Community Service in Central Texas
October 7, 2018

In fulfilling my community service, I have pledged my community service towards speaking to children and adults about nature with an emphasis on honey bees using art-projects as the attention getter. I use workshop presentations at San Antonio area parks, public schools and art organizations to convey the message of learning more about our world. As the creator of Earthships, Michael Reynolds, likes to say, “Encounter the natural phenomena”.

At Friedrich Park, I have done several, 2 hour workshops (not including prepping art supplies and corralling honey bees into an observation window frame!) that talks all about native bees of North America to pre-school children and their parents. As much as everyone is somewhat familiar with the ubiquitous European Honey Bee, both kids and the adults were shocked to learn how many species of bees exist. (Over 4,000!)

Part of my preparations for speaking to the public about bees has been reading more books about nature, something I never tire of!  I will list some of my sources because the books have been thoroughly enjoyable and fascinating! When I first started beekeeping and bee rescue work, there were very few books about bees specifically that were not text-books or tomes from the early 1940’s. Not that there’s anything wrong looking at those dusty books.  I was lucky enough to find an early, heavily worn edition of, “The ABC and XYZ of Bee Culture” via the San Antonio Public Library’s participation of the vast Interlibrary loan system when I first started working with bees. Many beekeeping old-timers I’ve spoken to swear by it’s advice. The book that I catch myself refer to the most when presenting to the public is the fabulous book called, “Bee Democracy”. It debuted in more recent times (2010) in comparison to the previous book mentioned. I never tire looking at my audience faces turn incredulous when I describe how bees communicate distance and direction by dancing. Children delight when we try to emulate bee communication by coming up with our own dance that demands ice-cream or a trip to the playground.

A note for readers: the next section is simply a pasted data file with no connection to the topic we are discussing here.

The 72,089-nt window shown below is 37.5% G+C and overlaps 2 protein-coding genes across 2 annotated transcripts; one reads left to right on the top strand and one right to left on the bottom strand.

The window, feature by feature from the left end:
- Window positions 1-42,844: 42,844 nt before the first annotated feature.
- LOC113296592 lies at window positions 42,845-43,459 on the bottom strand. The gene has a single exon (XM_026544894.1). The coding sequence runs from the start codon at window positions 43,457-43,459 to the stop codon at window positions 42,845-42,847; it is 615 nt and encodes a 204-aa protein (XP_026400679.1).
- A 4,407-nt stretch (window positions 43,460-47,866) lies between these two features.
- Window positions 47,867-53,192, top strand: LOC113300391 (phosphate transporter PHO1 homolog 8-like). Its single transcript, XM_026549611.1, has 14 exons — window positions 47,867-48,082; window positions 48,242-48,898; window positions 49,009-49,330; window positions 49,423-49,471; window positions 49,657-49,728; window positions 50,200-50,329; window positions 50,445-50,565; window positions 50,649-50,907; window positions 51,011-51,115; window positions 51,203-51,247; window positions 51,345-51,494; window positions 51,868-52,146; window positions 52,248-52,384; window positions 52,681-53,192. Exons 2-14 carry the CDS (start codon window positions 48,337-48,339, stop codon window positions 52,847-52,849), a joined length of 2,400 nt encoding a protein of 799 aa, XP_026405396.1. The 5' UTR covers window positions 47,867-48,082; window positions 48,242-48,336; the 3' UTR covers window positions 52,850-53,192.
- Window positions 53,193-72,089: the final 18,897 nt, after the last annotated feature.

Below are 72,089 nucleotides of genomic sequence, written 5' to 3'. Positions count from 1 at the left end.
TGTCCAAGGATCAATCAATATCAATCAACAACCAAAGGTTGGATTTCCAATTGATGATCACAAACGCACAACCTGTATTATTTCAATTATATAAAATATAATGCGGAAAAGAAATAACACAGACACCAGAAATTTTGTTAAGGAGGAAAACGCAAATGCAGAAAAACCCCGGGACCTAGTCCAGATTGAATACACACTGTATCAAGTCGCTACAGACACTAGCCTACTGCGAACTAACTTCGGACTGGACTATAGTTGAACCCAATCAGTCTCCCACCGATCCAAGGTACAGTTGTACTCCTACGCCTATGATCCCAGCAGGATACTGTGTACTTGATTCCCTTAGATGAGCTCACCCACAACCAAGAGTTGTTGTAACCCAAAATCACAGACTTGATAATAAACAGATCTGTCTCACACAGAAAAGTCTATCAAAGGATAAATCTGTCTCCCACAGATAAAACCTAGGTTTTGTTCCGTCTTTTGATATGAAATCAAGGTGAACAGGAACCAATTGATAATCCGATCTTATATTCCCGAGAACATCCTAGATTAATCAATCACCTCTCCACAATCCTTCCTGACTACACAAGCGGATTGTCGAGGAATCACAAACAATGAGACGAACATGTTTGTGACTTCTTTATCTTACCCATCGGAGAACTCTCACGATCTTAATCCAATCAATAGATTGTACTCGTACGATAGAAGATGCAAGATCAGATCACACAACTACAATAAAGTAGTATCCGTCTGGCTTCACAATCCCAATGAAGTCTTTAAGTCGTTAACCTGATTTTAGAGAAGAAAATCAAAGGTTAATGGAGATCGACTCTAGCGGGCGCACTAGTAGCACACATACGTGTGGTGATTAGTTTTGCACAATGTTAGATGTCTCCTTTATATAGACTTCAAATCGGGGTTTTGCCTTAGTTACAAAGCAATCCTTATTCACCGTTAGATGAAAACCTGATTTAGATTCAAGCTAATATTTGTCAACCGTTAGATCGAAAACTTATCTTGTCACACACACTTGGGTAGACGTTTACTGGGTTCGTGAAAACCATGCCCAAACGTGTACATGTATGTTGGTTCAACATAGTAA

Most of the projects done after the photo slide or talk presentation have been taking regular art activities and making them more bee-centric.  For instance, using Shrinky Dink Plastic (great for any topic!) I encouraged children to draw their own bees or flowers with assorted colors of Sharpie markers on the plastic. Afterwards, using a hole-puncher near the top of their mini artwork, we  then shrink the plastic in an oven. Once the plastic art-piece has sufficiently cooled to the touch, we have children thread the hole to use as a pendant as a reminder of what they learned in the presentation and to be kind to bees.  My liaison at the parks has been gracious to print color photos of bees and 8.5″ by 17″ posters of different bee species to use as hand-out for kids to take home.

I do not expect everyone in my audience to run out and set up a bee-hive in their backyard or tear out their grass lawn in favor of pollinator-friendly plantings, although one can dream! It is my hope that the families I speak to begin to not only see how our actions affect bee populations but other elements in our now fragile eco-systems in our world as well. I am thrilled when both children and adults who had shown fear and apprehension of the bees inside the observation hive change to curiosity and awe when seeing bees as living beings to be learned from and respected.